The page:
Research suggests that people living in ‘more deprived’ areas are less likely to engage with cultural activity. But is that true across the board, or are there different patterns between – and within – different art forms? Mark Taylor digs deep to find out.
Relative to the nation, arts audiences are disproportionately white, middle class, middle aged, and highly educated. But the statistics used to inform this observation tend to be blunt. Just because data suggest that dance performances are an example of this pattern, does it follow that the audiences for classical ballet and contemporary dance are the same as each other?
Beyond this, we often hear scepticism about the validity of using surveys to find out about audiences in the first place, because most people aren’t willing to complete them. Is it simply the people who fill in questionnaires, rather than the audiences in general, who are the privileged group?
...in most cases, the story of arts audiences remains a story of inequality
To investigate these two questions we need to know whether the profile of who’s going to different events is similar across survey datasets and ticketing data. If the story from surveys about who’s going to events is radically different from the story from box offices, that might suggest issues with survey sources. But if they’re similar, it suggests representativeness.
In a recent paper, we compared The Audience Agency’s Audience Finder – which reveals actual behaviour and is based on box office data – with national survey data sources Active Lives and Taking Part. We found that the areas where people are buying more tickets are also the areas where people are saying they’re attending more events.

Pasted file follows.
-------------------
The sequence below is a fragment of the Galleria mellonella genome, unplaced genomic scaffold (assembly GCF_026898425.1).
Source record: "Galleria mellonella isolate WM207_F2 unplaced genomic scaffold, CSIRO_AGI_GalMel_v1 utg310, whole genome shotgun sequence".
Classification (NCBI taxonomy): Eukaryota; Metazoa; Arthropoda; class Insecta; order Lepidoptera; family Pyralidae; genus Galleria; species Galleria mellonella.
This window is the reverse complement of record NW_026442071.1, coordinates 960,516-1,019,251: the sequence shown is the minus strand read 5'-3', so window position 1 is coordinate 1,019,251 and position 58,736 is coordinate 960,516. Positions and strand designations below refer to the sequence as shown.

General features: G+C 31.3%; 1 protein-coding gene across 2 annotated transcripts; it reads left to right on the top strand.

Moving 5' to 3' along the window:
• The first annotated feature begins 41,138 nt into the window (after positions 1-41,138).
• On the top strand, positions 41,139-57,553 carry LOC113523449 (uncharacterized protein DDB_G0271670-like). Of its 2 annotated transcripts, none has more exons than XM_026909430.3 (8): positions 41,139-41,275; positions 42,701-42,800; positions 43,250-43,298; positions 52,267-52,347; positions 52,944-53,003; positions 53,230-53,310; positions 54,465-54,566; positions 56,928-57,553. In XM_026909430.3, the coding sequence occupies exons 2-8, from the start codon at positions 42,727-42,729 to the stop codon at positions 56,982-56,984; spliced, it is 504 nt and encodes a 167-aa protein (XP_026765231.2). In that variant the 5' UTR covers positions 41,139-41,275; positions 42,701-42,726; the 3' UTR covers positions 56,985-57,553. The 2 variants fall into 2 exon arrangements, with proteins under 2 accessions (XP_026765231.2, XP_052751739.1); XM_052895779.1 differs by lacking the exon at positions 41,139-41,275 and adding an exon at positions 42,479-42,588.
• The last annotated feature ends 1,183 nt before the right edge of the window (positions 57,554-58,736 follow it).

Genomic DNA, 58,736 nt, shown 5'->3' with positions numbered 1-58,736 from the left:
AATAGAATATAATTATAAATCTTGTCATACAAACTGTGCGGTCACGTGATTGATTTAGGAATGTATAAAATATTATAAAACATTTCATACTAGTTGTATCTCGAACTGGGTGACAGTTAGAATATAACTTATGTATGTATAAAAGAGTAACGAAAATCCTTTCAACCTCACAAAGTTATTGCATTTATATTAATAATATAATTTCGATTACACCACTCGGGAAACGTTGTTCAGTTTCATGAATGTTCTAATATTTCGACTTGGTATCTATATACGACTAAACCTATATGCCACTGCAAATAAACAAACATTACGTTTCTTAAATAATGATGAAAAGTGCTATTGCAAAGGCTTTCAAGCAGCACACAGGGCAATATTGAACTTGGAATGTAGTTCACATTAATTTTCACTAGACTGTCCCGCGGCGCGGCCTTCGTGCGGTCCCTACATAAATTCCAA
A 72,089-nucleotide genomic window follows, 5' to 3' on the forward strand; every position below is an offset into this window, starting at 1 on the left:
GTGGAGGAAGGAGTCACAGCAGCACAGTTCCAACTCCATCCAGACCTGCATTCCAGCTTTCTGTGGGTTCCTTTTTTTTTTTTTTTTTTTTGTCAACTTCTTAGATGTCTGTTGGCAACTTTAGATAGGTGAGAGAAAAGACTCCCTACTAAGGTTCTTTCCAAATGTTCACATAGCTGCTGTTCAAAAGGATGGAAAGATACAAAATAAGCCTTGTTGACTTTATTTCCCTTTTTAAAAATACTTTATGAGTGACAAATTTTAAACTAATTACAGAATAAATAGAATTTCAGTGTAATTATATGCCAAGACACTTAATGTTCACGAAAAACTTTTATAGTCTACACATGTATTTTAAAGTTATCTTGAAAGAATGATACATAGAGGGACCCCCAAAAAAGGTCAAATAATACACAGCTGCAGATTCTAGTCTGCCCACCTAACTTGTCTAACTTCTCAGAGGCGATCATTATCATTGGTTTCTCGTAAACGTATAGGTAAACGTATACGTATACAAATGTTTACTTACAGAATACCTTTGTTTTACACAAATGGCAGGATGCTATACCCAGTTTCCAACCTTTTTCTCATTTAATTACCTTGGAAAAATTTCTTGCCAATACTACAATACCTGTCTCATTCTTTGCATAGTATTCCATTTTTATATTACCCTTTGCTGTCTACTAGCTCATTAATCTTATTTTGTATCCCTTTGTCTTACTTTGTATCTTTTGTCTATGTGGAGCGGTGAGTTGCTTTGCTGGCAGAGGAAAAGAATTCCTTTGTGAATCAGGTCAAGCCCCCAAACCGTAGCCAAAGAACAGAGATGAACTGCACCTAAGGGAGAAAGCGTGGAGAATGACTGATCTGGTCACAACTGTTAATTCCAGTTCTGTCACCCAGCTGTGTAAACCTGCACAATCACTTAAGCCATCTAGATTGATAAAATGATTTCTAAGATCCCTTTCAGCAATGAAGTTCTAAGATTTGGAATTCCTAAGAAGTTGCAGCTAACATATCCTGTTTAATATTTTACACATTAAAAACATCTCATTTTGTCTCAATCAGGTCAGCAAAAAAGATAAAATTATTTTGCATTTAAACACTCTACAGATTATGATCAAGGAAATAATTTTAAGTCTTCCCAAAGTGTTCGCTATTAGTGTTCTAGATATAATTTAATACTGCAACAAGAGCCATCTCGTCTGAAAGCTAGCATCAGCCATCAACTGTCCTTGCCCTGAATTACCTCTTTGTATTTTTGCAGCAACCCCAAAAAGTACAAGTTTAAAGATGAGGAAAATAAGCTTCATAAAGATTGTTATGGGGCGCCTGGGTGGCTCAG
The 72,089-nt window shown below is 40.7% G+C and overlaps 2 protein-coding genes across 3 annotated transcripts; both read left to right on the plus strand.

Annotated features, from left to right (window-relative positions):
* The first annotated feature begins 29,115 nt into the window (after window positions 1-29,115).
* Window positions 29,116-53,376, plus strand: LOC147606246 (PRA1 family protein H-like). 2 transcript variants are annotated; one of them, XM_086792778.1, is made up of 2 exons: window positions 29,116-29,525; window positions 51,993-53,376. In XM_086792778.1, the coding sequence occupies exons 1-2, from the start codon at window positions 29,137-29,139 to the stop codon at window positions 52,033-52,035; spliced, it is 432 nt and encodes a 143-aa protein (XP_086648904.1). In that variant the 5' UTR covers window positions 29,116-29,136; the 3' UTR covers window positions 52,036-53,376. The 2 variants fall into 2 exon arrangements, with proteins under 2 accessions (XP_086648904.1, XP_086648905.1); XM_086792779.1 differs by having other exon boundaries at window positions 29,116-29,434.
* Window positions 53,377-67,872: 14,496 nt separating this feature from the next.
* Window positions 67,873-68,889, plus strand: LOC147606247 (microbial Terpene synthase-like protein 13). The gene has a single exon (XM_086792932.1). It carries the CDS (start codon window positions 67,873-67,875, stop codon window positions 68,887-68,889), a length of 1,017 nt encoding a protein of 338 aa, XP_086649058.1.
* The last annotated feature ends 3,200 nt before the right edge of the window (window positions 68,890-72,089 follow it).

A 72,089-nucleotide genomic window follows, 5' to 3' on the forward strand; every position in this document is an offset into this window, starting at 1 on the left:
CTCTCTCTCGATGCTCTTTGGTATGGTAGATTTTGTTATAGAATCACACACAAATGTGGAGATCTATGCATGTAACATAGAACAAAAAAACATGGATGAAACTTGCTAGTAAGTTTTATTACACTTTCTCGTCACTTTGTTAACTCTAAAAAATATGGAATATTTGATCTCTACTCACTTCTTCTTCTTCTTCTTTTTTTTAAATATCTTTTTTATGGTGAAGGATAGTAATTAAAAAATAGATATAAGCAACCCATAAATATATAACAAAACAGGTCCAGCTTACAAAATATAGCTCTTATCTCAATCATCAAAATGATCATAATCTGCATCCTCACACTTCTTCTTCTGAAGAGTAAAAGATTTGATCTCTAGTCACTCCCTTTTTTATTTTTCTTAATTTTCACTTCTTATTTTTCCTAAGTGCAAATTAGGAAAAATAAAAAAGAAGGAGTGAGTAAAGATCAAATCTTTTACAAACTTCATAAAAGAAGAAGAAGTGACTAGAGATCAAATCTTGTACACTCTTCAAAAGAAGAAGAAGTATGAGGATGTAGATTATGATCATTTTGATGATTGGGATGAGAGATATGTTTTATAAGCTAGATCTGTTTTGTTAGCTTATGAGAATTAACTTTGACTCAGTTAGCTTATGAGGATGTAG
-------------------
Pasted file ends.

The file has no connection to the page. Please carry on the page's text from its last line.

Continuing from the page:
We then built on this analysis by investigating the distributions of ticket sales and survey responses across the indices of multiple deprivation (IMD). These give an indication of deprivation across small areas across England (a value of 1 indicates that an area is among the 10% most deprived areas in the country, and 10 indicates it’s among the 10% least deprived). While they’re not perfect — not everyone who lives in an area classified as ‘more deprived’ is deprived themselves — they’re helpful. They’re also useful when we’re analysing ticketing data, as where people live can reveal a huge amount about them.
Here, we’ve shown three examples – you can find many more in the paper. We found that for some activities, such as plays and classical music, the survey data and box office data show very similar patterns: the percentages of people saying they attend these are essentially (within the margin of error) confirmed by the ticketing data.
But for other activities, the numbers are quite different. In many cases, this reflects activities that tend not to be ticketed, such as art exhibitions. It makes sense that the audiences for ticketed arts exhibitions might not be very similar to the audiences for art exhibitions where entry is free. In addition, for activities such as contemporary dance, the fraction of the population attending is so small that the estimates based on the survey data may not be very reliable.